On Paris, the media haters were right. So were its defenders.


When Paris burned November 13, it sparked emotions across the world expressed in red, white and blue-filtered images and in the sudden ubiquity of an artists’ peace sign graphic.

Shortly thereafter came the backlash. Where was the wall-to-wall coverage on attacks in Beirut, or Kenya? Where was the global grief? Isn’t media bias to blame?

That begot a backlash of its own, mostly (in my Facebook feed) from other journalists. News outlets covered these attacks and you just didn’t pay attention, they argued. In fact, it’s the public’s lack of international interest that deprives these events of coverage in the first place.

There is merit in both claims.

News follows interest, and there’s a reason the violence in France provokes such a visceral response from so many. It‘s in part because Paris is one of the world’s capitals, iconic in the same way as New York City, London or Tokyo. Its reach is far beyond its borders. Many more of us have visited Paris than Beirut. Of the 130 victims killed, 19 came from other countries.

They were French, American, Mexican, Italian. They were Moroccan, Algerian, Chilean, Spanish. They were daughters and fathers, teachers and students. And they were, by and large, young: many under the age of 30. (LA Times, Nov. 28)

But it is also inarguable that the media covered these attacks with far greater care than similar occurrences elsewhere in the world. The bombing in Beirut is only one example, but it is especially telling because its timing cuts so close to the carnage in Paris.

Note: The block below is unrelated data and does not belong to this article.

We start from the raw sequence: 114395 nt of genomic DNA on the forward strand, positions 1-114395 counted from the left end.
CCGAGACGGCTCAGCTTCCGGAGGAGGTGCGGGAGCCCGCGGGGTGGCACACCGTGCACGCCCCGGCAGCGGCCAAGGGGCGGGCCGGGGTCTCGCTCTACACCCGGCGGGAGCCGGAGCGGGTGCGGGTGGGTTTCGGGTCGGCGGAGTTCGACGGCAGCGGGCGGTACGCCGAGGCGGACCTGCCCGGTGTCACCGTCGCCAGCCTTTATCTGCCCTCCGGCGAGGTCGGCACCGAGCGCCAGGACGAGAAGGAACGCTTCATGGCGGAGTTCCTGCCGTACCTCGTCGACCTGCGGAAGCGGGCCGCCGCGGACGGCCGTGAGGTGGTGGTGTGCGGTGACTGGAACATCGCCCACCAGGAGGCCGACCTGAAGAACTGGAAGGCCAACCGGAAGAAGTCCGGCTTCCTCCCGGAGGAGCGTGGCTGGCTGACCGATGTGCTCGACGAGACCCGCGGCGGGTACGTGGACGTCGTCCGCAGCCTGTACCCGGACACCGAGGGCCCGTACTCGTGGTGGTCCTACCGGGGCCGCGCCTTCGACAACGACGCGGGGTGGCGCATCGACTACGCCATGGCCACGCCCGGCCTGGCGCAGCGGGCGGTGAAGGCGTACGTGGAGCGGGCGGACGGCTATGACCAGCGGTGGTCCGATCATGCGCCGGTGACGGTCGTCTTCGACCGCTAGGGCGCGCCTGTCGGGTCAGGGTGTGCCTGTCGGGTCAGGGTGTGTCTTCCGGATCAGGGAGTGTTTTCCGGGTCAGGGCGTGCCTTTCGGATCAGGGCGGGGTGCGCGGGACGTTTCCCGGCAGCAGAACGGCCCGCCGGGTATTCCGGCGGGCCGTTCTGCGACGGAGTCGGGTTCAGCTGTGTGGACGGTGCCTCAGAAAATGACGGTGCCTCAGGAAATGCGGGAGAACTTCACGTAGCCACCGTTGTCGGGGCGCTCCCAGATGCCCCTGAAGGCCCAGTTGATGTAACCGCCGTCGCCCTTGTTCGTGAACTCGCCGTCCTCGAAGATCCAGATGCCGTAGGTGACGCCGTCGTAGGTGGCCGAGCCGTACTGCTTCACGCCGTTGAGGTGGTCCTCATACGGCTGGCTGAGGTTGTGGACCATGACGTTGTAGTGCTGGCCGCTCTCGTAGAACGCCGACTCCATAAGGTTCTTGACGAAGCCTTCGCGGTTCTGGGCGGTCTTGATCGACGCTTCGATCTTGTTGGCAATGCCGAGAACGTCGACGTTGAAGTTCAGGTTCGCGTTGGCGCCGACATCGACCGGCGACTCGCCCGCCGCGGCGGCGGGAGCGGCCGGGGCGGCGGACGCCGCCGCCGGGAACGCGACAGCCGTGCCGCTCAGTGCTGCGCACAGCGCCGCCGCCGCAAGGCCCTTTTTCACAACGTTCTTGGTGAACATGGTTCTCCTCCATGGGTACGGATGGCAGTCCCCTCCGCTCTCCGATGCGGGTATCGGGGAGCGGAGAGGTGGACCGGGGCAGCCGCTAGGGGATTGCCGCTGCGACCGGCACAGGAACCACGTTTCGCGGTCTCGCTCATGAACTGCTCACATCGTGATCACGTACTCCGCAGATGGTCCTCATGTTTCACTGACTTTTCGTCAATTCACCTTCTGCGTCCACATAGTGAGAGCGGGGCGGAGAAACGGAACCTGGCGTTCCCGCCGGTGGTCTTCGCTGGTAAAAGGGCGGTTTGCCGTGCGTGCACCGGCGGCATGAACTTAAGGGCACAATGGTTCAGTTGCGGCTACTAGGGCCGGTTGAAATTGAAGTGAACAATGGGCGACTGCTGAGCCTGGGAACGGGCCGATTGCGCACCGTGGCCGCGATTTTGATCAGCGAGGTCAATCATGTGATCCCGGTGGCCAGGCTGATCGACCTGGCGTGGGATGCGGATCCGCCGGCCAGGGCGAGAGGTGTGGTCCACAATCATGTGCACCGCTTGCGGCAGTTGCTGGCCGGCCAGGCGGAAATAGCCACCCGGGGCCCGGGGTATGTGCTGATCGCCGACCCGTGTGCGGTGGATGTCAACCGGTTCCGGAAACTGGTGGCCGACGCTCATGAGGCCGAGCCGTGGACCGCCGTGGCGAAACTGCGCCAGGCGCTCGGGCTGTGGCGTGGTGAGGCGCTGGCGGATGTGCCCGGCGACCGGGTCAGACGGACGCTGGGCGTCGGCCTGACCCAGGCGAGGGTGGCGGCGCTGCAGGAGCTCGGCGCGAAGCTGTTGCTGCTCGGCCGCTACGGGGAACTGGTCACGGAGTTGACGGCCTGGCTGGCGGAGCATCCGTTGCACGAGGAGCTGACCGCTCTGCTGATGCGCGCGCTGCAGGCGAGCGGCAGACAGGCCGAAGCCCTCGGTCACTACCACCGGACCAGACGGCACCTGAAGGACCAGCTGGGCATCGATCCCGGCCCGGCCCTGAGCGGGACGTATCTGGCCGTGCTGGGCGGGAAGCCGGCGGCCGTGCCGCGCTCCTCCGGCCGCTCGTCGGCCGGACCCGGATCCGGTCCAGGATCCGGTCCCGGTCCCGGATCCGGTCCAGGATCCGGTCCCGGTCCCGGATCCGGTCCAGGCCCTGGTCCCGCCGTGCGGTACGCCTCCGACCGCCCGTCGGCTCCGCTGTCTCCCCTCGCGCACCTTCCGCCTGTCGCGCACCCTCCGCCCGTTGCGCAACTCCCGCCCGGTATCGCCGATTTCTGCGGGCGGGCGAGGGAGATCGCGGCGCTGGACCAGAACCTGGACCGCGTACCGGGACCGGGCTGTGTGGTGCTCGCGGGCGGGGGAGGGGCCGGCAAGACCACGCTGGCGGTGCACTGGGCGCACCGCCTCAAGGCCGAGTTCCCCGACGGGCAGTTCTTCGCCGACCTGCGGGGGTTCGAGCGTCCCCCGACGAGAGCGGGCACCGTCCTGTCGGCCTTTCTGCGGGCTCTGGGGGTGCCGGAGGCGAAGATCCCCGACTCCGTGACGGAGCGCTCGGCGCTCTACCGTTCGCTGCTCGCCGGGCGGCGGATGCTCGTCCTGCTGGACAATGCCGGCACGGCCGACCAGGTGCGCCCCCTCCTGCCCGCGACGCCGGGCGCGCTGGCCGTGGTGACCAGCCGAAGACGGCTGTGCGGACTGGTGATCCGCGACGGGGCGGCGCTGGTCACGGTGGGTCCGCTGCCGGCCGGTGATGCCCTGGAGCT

Front pages and time taken in a TV report may be dictated by the audience’s interest, but depth and quality of coverage is not. I cannot do this discrepancy justice, and will defer instead to this analysis by Lebanese journalist Habib Battah. Please, read it all.

In Paris there are detailed descriptions of the music venue and sports stadium where the violence took place. In Beirut there is little or no mention of the marketplace, mosque or school that bore the brunt of the explosions.

This phenomenon —catering to the widest audience and its interests—is not some sudden product of digital journalism. Before click counts came along, it was how many copies paper boys could sell on the corner or the ebb and flow of print subscriptions.

But, as Battah writes in that same piece:

Technology is increasingly giving voice to those on the margins, and news organisations are under added pressure to respond to complaints, which are becoming harder to ignore when amplified on social media and alternative platforms. (Al Jazeera, Nov. 15)

Our best hope is that media outlets hear this outrage and hear it every time these attacks occur, anywhere. Better yet is to patronize publications who tell the kinds of stories you want to see — if not in subscriptions, at least in web traffic.

In the harsh light of billions of screens, these glaring mismatches become indisputable and inexcusable, and will ultimately only hurt news outlets in an increasingly globalized world that demands better.

This is part of a weekly series, which include my thoughts on the media, foods I am eating and longform journalism I am reading. You can find this week’s post in full here, and an overview of this blog here.

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